Mano pairs: Aimar leads defending champions to the final

Sunday 15th March
Atano III, San Sebastian

As the curtain fell on the last semi final match of the 2009 championship, San Sebastian seemed to resound with song. This was not the passionate swell of sound from the home of Real Sociedad, nor was it the celebrated Orfeon Donostiarra choir in rehearsal; indeed, it was not homegrown song at all. Oier Mendizabal was born in San Sebastian but he had seemingly brought a fan club from his adopted home of Hernani, all of eight kilometres to the south of the Gipuzkoan capital, for the noise came from the upper reaches of Atano III, where the local Azeri dance was in full cry. Their municipal hero was in the final and they meant to let everyone know it. Whether a similar contingent had made the trip from Goizueta in honour of Aimar Olaizola was harder to tell but it was the Navarrese master striker who turned this game in the blink of an eye. Aimar, or more precisely, his fabled left arm, ensured the champions a chance to defend their crown.

Facing Aimar and Oier in the melting pot of Atano III was a pair who might, but for Martinez de Irujo, already have booked their place in the final. Oinatz Bengoetxea and Ruben Beloki had the chance to qualify outright last weekend but lost out to a combination of errors and an opponent on fire after a game which had balanced on a knife edge. The first phase of this match, their second and final chance, must have given them an uncomfortable feeling of deja vu; not even a hair’s breadth could split the two sides. In a proverbial war of attrition, point was traded for point in a grinding stalemate of long and gruelling points. It took 476 strikes of the ball to reach 11-11, after the pairs had found themselves locked together, all square at 1, 2, 3, 5, 6, 7, 8 and 10 apiece. This period was characterised by the duel of the two defenders. Bengoetxea knew he could count on the best defender in the tournament thus far in Beloki and set about attacking Mendizabal with abandon but to no avail; Oier played an excellent match last week against Berasaluze VIII and Begino and here stepped up to yet another level. He and Beloki traded blow after blow, sending the ball like a rocket to the frontis from seemingly impossible positions. Neither seemed willing or likely to crack.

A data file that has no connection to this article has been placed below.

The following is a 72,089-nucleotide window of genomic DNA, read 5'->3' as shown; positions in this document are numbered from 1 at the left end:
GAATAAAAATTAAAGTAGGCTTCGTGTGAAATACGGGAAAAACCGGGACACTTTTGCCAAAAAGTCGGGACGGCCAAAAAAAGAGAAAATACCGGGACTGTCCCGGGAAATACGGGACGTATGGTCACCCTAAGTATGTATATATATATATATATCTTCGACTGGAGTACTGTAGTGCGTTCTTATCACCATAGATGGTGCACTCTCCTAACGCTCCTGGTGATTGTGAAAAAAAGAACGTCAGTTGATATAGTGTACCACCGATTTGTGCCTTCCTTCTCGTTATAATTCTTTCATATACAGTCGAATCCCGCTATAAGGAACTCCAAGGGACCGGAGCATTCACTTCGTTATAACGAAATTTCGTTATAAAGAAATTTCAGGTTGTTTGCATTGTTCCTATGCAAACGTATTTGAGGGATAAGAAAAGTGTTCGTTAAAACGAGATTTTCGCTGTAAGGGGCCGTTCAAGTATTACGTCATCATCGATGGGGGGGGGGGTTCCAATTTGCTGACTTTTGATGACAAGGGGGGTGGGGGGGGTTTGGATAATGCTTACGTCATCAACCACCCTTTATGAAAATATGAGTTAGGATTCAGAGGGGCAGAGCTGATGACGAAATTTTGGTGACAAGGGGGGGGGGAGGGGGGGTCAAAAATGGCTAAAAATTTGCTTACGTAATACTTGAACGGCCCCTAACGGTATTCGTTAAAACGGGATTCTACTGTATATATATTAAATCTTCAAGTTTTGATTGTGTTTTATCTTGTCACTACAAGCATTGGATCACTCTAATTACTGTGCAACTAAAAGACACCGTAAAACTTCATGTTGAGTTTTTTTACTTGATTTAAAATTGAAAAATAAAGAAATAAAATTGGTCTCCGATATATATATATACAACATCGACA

The early battle between the forwards was every bit as absorbing, pitting as it did two outwardly very different characters into conflict. Bengoetxea is like a whirlwind on the fronton, never resting, always bustling both in play and in respite. Seeing that Mendizabal would not break, the manomanista champion threw all his attacking power at the door of Olaizola. Particularly impressive was the low skidding ball which took the score to 2-2 and a pair of hook winners, the second of which sent Aimar sprinting headlong into the a cameraman. Olaizola, in contrast, appears as the clinical destroyer. Only occasionally does he let his emotions show through his facade of control. While Bengoetxea looked fit to burst with fight, Olaizola displayed a quieter but no less obvious determination, hitting a succession of winners to nullify those of his rival. Bengoetxea looked to have the slight edge in their early fight, although the score remained in deadlock.

With the score at 11-11, the game moved into a new and different phase which spelt danger for the defending champions. A combination of two winners from Bengoetxea, and an error apiece from Oier and Aimar meant that the pair in blue found themselves four points adrift. Although no sense of panic was evident in their demeanour, something clearly had to be done. Step forward Aimar Olaizola. Although brilliant at times, Aimar has rarely been at his exalted best in this tournament. The Goizuetan was dangerously close to pulling out of the Cuatro y Medio championship in December owing to a painful right shoulder and the fact that he stayed and went on to win it is testament to both his wide armoury of skills and his determination. He may however have paid the price, having played with tendonitis in that same shoulder ever since. His right arm is therefore not as potent a weapon as it should be and has in all likelihood contributed to his rather less than vintage form. However, his left arm, his most feared attribute, worked at Atano III like the hammer of Thor and there was nothing Bengoextea could do to stop it. In a masterclass of hooks, peppered with drops and smashes, Aimar ripped the prize from the hands of his oppoents and beat them into submission. While he cut loose, the pressure on Beloki told as he made four errors, a blot on an otherwise textbook game. When Bengoetxea struck too high, the game was up, and Goizueta, like Atano III, surely burst into song.

So, we return to Atano III on March 29th for a final which promises much. Juan Martinez de Irujo and Fernando Goni, both of whom have been in white hot form of late, await the defending champions who will do everything within their power to contain and better them. If Oier Mendizabal can maintain his stellar run, the defensive battle will be enthralling and any match which pits Aimar against Irujo is enough to set the juices racing. Who has the nerve to strike for glory on the biggest of all stages only time will tell.

Scoring sequence: 1-0, 1-3, 3-3, 3-5, 6-5, 6-7, 7-7, 7-8, 10-8, 10-10, 10-11, 15-11, 15-15, 16-15 and 16-22.

Aimar Olaizola turned the match

Aimar Olaizola turned the match

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